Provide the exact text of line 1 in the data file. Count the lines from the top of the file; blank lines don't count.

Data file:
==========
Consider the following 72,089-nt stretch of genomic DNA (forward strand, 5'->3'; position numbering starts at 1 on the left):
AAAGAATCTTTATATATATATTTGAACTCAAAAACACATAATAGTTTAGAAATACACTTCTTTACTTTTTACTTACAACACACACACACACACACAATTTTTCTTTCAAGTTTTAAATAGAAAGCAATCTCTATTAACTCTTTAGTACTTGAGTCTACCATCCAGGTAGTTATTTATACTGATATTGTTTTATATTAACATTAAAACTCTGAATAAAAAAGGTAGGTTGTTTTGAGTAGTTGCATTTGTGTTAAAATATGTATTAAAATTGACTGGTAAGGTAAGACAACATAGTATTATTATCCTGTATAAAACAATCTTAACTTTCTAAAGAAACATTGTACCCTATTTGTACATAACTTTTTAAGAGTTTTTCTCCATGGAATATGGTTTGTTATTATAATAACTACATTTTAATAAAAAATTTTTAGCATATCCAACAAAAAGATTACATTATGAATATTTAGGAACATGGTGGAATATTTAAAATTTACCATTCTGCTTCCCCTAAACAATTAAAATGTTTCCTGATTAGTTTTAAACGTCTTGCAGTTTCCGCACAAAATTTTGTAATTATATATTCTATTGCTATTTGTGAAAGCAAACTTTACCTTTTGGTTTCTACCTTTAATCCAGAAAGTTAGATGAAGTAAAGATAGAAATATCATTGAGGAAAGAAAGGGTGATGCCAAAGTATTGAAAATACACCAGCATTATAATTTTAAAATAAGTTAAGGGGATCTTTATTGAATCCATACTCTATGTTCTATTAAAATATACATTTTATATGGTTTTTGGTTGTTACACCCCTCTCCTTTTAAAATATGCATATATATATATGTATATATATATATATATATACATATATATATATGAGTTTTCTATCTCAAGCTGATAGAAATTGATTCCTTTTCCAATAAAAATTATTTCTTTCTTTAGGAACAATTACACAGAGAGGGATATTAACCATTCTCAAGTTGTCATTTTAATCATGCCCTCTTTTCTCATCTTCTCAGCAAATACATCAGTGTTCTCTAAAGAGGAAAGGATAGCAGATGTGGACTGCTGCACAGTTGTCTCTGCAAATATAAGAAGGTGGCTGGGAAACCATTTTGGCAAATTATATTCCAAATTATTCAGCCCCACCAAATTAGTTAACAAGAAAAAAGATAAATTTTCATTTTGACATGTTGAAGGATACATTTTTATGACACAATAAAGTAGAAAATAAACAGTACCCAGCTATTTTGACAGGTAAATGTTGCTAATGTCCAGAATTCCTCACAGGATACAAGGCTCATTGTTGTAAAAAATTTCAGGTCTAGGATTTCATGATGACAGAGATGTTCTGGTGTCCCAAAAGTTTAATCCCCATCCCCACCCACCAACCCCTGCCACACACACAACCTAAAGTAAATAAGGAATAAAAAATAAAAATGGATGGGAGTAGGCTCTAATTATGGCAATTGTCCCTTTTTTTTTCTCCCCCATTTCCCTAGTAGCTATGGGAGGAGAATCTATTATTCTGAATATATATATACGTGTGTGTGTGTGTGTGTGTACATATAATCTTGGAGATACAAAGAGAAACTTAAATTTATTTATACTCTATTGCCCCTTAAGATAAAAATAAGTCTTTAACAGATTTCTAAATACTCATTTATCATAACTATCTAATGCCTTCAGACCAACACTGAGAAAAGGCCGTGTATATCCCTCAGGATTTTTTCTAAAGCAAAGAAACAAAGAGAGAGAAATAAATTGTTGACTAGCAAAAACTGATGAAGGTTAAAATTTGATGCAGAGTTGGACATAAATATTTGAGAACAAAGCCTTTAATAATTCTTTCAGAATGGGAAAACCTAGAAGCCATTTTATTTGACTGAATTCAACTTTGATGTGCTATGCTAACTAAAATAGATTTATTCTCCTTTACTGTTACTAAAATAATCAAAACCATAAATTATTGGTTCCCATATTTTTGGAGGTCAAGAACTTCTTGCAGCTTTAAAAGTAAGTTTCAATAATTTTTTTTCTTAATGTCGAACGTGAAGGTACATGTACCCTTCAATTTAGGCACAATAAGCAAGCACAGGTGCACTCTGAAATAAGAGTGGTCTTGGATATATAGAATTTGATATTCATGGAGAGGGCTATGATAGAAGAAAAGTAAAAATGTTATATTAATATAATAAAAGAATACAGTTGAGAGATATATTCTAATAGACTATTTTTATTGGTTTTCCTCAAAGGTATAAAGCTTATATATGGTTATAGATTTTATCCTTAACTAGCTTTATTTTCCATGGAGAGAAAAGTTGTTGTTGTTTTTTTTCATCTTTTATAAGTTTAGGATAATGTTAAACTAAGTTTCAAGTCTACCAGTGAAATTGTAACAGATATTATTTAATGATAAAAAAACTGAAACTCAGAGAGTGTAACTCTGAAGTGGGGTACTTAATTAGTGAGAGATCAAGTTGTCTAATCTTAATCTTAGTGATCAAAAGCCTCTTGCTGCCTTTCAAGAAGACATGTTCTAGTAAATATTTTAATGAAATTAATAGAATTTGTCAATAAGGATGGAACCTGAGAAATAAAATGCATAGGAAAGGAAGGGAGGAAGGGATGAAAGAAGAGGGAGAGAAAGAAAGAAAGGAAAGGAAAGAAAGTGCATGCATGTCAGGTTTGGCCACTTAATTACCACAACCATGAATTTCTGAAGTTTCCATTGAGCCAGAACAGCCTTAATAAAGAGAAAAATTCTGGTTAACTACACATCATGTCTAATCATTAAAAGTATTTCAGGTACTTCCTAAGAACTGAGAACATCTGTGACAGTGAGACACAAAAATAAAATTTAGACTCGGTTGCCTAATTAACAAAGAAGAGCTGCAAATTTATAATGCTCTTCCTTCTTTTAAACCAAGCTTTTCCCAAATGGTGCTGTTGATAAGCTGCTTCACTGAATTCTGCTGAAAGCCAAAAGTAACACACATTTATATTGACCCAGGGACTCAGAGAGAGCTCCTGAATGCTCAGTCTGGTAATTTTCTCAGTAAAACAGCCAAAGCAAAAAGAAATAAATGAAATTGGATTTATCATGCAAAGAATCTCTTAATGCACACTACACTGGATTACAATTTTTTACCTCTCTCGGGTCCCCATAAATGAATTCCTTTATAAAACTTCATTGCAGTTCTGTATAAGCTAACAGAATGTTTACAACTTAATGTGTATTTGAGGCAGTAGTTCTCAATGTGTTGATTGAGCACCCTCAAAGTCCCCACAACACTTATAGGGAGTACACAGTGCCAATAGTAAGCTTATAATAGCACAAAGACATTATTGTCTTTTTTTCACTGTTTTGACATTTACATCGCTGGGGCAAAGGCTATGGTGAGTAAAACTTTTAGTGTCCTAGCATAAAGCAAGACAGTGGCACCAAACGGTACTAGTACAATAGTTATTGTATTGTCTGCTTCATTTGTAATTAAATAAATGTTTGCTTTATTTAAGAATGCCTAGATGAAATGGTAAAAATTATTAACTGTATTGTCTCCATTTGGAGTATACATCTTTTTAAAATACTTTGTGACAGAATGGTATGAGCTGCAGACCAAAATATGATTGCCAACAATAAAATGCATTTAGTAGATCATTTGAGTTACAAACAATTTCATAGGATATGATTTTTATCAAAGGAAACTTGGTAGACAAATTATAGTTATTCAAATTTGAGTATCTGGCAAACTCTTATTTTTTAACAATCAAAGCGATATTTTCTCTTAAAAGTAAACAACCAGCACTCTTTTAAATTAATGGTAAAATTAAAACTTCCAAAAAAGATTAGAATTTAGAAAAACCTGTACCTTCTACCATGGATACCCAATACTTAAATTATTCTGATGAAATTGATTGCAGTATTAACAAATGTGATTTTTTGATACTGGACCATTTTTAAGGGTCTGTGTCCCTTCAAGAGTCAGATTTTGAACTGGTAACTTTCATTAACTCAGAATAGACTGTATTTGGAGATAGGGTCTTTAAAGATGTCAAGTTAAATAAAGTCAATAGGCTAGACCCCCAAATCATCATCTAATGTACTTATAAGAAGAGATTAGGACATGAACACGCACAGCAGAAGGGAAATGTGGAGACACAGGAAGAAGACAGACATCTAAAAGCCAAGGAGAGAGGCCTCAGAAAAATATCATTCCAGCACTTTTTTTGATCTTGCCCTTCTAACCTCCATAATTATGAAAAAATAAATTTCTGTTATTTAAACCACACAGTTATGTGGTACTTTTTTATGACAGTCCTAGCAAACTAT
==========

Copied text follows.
Consider the following 72,089-nt stretch of genomic DNA (forward strand, 5'->3'; position numbering starts at 1 on the left):